Moral absolutism is the meta-ethical view that some forms of human conduct are right or wrong (alternatively, good or evil) in any context. Even for the purpose of doing good, bad actions are always bad and cannot be justified.
The belief that the act of homicide is always immoral, even if it is committed to defend oneself, or perhaps several others, is a form of moral absolutism.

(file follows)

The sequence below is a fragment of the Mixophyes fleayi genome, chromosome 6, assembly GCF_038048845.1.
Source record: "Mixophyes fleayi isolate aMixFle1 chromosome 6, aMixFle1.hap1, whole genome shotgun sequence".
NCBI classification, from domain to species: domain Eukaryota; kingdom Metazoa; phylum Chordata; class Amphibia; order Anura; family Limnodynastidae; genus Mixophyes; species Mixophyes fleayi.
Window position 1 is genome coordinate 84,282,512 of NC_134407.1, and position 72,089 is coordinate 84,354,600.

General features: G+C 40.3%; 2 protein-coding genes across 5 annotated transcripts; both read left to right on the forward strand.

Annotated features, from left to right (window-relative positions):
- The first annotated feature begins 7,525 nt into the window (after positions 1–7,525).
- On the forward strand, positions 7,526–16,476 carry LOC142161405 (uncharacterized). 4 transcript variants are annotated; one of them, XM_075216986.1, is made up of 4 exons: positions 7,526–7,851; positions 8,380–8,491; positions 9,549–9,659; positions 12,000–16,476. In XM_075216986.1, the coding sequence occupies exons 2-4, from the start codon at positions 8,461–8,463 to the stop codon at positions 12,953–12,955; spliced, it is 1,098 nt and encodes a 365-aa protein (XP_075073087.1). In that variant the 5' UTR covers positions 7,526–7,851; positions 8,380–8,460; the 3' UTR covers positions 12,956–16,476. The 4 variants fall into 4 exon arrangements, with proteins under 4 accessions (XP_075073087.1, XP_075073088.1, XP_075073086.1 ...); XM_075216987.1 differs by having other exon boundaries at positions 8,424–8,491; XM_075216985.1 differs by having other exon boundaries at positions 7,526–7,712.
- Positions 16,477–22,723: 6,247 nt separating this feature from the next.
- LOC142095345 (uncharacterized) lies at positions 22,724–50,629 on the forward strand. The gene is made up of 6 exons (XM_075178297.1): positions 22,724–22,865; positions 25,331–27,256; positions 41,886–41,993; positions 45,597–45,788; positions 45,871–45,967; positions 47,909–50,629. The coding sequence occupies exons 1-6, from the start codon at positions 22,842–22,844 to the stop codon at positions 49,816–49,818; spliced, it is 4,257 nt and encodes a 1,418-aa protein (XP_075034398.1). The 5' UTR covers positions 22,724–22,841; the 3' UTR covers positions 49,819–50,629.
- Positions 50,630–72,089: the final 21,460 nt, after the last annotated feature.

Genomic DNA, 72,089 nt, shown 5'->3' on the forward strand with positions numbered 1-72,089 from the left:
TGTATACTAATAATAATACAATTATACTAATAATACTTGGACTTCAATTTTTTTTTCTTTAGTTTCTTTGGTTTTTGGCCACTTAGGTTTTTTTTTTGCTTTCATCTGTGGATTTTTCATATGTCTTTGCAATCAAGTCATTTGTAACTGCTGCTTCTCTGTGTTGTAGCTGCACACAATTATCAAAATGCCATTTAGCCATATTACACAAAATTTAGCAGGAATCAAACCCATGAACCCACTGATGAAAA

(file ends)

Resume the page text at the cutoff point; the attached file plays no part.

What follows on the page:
The majority of examples of absolute morality are found in religion, where an entire moral system is believed to come from the divine and is therefore true, certain and absolute to the highest possible degree.
There are, however, forms of absolutism that are accessible without religion. Kant, for example has some ethical views that tend towards absolutism without depending on religion.